Most optometric practices are tied very closely to the practice owner. In many cases, doctors identify so closely with their practices that it feels like they are one and the same. But they aren’t one and the same. It is best to think of your practice as a separate entity. Thinking of the practice as a business and thinking of yourself as an employee (the CEO, perhaps, but still as an employee of the company) helps you focus on the needs of the business and not on your personal needs. This will also help you implement change that is vital to your growth.
For medium and smaller practices, the doctor/owner typically wears many hats and many things depend upon him or her. It is easy to develop a habit that the owner must be involved in many of the smaller details of operating the practice. This is usually quite practical in the early stages because it is not financially feasible to have a large staff, but think of it as temporary. Someday, you will not want the practice to be so dependent on you. Tell yourself that you are doing things this way for now for practical reasons, but eventually, many policies and procedures will change. Visualize how you want your practice to be someday.
Here are a few aspects of your practice that are impacted by how you think:
Practice name. If you want to have a practice that does not depend solely on you, select a practice name that is not simply your first and last name. Instead of Jane Doe, O.D., consider Doe Eye Care or Doe Vision Associates.
Office hours. When you are the only optometrist in the office, the clinical hours become quite personal. You may want your family to be the priority, so you design the office hours around that. But if you think of your eye center as a separate entity, you’ll realize that office hours that are convenient for patients are an important part of the business plan. It may be necessary to have limited hours with no evenings or Saturdays for now, because of your personal life, but think about how you can eventually expand the hours when you are able to hire more staff and another doctor.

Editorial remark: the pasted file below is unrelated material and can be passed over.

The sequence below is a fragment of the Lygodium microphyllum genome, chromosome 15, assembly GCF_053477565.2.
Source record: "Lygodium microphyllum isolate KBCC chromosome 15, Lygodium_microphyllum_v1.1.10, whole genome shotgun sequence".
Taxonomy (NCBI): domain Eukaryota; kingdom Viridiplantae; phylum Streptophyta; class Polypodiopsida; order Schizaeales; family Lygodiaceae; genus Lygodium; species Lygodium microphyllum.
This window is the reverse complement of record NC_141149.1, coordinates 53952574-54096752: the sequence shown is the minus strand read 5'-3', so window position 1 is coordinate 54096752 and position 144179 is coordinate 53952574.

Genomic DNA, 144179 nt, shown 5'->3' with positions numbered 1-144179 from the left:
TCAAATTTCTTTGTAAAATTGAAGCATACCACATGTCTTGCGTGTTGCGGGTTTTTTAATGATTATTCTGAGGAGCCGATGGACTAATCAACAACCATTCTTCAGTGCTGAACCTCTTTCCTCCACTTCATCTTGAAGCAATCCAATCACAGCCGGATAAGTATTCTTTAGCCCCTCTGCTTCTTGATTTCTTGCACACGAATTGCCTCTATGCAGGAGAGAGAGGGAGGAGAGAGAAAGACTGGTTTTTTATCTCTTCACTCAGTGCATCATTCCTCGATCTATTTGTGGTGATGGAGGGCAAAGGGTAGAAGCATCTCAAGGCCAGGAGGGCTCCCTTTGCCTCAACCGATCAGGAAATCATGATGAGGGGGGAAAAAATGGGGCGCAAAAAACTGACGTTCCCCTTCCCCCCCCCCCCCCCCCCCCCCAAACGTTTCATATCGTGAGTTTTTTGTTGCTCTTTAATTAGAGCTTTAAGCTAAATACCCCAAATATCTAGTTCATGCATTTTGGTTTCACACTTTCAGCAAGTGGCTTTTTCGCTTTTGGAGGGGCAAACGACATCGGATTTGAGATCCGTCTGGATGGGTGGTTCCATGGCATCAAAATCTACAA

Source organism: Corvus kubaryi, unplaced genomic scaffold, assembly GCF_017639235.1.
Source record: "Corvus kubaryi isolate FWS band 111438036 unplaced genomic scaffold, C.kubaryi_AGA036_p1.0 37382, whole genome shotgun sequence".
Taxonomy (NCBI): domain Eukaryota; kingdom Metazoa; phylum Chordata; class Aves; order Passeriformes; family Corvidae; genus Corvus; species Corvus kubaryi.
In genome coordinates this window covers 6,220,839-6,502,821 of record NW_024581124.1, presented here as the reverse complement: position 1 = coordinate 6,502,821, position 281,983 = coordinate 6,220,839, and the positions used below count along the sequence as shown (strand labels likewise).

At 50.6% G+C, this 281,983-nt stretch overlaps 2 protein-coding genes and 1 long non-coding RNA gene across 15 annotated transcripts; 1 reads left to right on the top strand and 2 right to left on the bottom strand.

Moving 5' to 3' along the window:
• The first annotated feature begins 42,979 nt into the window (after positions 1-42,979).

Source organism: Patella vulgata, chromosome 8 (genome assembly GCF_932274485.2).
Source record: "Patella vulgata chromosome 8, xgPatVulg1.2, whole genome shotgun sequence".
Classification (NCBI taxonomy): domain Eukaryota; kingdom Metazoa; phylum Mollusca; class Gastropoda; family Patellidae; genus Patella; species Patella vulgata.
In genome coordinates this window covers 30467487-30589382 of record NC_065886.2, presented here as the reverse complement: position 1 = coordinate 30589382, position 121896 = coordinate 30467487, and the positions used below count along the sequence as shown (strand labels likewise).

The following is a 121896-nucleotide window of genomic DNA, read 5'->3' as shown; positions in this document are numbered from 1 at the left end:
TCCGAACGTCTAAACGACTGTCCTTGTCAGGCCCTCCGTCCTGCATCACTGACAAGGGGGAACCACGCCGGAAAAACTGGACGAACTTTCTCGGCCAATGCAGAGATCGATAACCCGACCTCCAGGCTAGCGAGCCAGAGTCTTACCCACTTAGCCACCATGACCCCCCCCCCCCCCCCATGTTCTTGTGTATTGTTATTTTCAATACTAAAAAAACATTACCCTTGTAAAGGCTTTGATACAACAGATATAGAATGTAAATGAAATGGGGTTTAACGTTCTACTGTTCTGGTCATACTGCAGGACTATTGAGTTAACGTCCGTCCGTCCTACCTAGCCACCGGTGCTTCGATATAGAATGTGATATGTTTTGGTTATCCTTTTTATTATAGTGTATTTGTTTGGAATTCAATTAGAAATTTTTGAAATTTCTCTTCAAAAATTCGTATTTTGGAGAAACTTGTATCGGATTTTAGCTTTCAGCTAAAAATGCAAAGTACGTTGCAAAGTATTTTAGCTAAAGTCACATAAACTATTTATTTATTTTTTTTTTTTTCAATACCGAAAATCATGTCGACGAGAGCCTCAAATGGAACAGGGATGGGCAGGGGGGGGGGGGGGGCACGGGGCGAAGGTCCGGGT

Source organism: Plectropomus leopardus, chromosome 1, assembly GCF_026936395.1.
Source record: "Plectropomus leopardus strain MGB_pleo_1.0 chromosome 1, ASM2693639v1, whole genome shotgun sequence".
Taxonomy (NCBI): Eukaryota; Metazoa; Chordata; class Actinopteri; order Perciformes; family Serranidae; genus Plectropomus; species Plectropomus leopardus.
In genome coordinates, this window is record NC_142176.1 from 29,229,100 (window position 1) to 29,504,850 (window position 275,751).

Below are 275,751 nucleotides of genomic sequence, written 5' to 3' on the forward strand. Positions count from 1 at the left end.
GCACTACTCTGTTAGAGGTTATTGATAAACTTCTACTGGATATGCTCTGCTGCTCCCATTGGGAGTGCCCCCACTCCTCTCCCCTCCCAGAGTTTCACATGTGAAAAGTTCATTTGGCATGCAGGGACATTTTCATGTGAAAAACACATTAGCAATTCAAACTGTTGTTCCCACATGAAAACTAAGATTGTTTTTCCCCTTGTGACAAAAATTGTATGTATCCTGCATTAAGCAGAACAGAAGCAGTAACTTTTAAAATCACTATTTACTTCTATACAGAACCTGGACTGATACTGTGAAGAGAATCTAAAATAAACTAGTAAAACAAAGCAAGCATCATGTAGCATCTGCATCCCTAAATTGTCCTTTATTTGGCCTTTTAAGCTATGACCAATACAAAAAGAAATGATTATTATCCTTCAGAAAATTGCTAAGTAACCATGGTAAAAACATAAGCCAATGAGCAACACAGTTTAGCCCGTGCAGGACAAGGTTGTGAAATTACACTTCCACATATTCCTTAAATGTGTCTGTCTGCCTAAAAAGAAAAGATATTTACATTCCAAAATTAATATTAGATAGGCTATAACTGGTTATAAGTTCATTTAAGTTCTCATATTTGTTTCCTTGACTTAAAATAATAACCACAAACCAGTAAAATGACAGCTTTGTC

Lunch policies. Similar to the thinking above, some offices close at lunch time because it is convenient for the doctor and staff. Someday you can have enough staff to take lunch in shifts, allowing patients to drop in over their own lunch hour if needed.
Staff. If the doctor thinks of staff as his helpers, there can be a tendency to want a small staff. A large staff feels like too much work. But a large staff leads the way to less work and less dependency on the doctor. I tried to hire more staff as soon as possible. It helped my practice to grow.
Size of the office. The office you are in now may not be your final office. You might move several times with each location getting bigger and better.
Delegation. Push yourself to delegate more to your staff, including optical, clinical and administrative work. Teach others to do the tasks you do now. Always maintain supervisory control and know enough so that if a staff member quits, you can show a new employee what to do. Set up a process where the office is opened and closed without you being there.
Practice image and reputation. As the leader of your practice, the reputation of the practice will always be tied to your reputation, but work toward letting the practice get the credit for doing great things rather than you personally. Let your staff be experts in their areas of the practice.
As you reflect on your present practice model and what it might become, be sure to think big. It may take time, but continue to invest in the practice in many ways. Make your practice look and act as much as possible like the center of excellence you dream of.
Best wishes for continued success,
Neil B. Gailmard, OD, MBA, FAAO
Editor, Optometric Management Tip of the Week
Dr. Gailmard's new book, Practice Management in Optometry: A Blueprint for Success Based on the Optometric Management Tip of the Week, is now available on Amazon.